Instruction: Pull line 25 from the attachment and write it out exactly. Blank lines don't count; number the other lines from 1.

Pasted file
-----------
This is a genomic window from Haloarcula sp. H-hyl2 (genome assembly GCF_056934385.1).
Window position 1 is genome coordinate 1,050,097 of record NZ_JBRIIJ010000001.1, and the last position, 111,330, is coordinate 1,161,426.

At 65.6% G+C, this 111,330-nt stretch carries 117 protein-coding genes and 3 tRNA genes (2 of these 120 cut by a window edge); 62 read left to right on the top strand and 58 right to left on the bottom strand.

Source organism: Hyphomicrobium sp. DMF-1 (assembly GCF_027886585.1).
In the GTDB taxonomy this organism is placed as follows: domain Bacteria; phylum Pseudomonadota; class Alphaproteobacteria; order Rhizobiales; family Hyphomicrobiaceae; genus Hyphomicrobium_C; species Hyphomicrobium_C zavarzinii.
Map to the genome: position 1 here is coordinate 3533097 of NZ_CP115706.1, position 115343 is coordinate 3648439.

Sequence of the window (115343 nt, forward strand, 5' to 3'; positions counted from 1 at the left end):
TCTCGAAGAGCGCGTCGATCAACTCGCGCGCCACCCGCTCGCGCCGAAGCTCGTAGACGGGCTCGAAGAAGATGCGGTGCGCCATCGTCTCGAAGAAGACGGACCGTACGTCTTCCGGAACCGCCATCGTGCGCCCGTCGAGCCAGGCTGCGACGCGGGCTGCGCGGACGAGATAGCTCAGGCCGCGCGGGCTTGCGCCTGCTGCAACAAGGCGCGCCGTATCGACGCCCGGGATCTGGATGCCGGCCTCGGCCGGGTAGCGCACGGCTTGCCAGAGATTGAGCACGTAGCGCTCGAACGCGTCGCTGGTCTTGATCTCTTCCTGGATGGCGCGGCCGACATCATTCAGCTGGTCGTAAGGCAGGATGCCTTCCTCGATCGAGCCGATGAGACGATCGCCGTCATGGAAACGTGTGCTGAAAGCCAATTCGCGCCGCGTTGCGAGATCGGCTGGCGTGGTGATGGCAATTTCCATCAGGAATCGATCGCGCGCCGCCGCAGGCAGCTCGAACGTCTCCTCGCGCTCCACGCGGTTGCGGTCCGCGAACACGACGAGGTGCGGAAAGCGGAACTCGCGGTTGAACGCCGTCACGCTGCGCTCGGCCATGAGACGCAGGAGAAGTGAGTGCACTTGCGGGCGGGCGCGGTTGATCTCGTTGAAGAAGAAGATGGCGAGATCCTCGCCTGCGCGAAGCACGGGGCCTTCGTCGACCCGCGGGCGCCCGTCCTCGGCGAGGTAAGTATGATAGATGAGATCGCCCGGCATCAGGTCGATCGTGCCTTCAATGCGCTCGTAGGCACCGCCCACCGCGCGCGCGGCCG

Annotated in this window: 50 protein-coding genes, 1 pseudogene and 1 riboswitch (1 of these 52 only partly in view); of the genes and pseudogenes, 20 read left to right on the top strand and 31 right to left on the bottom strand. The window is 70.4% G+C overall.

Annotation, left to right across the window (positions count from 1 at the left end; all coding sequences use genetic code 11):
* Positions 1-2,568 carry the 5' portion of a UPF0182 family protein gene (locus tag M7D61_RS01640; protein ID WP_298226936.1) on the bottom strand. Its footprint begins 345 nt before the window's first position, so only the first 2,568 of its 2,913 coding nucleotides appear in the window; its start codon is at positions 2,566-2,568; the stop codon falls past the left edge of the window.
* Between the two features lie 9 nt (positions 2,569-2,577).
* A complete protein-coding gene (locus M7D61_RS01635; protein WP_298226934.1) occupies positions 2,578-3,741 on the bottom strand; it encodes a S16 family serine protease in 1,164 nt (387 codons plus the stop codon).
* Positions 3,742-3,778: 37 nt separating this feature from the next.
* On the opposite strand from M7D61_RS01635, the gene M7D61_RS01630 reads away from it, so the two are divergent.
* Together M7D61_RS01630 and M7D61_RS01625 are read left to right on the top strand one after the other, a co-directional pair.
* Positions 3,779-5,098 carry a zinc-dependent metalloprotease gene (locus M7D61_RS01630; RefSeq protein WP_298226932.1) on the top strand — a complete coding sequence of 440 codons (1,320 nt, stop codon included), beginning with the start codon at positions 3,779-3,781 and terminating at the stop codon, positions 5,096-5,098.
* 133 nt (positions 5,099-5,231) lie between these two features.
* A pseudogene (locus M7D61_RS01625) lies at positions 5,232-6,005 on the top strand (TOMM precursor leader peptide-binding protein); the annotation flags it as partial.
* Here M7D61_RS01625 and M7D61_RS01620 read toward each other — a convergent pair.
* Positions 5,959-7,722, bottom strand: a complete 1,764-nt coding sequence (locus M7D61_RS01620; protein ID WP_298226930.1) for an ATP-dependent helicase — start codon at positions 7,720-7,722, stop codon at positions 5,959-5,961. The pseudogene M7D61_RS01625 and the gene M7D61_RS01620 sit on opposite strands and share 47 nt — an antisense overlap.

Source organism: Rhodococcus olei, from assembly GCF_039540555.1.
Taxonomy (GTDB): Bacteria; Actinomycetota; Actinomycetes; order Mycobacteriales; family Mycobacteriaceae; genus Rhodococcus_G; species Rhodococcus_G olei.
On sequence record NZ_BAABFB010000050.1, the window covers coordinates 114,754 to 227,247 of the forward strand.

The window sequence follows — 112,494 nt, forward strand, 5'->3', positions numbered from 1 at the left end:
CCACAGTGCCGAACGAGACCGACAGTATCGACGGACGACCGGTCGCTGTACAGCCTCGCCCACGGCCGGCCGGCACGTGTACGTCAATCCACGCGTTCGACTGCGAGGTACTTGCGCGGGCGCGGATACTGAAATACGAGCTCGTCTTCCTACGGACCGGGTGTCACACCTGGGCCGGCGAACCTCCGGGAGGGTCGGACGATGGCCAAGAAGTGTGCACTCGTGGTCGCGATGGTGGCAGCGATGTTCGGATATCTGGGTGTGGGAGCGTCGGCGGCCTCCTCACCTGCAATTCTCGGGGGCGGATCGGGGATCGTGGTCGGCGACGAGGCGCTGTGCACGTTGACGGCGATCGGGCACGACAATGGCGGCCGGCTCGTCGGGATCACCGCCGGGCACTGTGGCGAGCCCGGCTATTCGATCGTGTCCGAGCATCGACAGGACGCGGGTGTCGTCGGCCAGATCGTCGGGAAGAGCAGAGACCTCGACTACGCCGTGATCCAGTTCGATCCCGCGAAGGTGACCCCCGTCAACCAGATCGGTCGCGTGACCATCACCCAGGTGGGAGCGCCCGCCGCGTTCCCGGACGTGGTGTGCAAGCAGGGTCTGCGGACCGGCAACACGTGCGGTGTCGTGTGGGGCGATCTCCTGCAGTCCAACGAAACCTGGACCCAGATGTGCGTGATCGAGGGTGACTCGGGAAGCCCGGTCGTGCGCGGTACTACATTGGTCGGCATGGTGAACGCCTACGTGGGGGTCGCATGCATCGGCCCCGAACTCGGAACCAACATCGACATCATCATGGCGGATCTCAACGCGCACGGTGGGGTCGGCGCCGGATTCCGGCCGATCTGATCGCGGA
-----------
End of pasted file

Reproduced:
The window sequence follows — 112,494 nt, forward strand, 5'->3', positions numbered from 1 at the left end: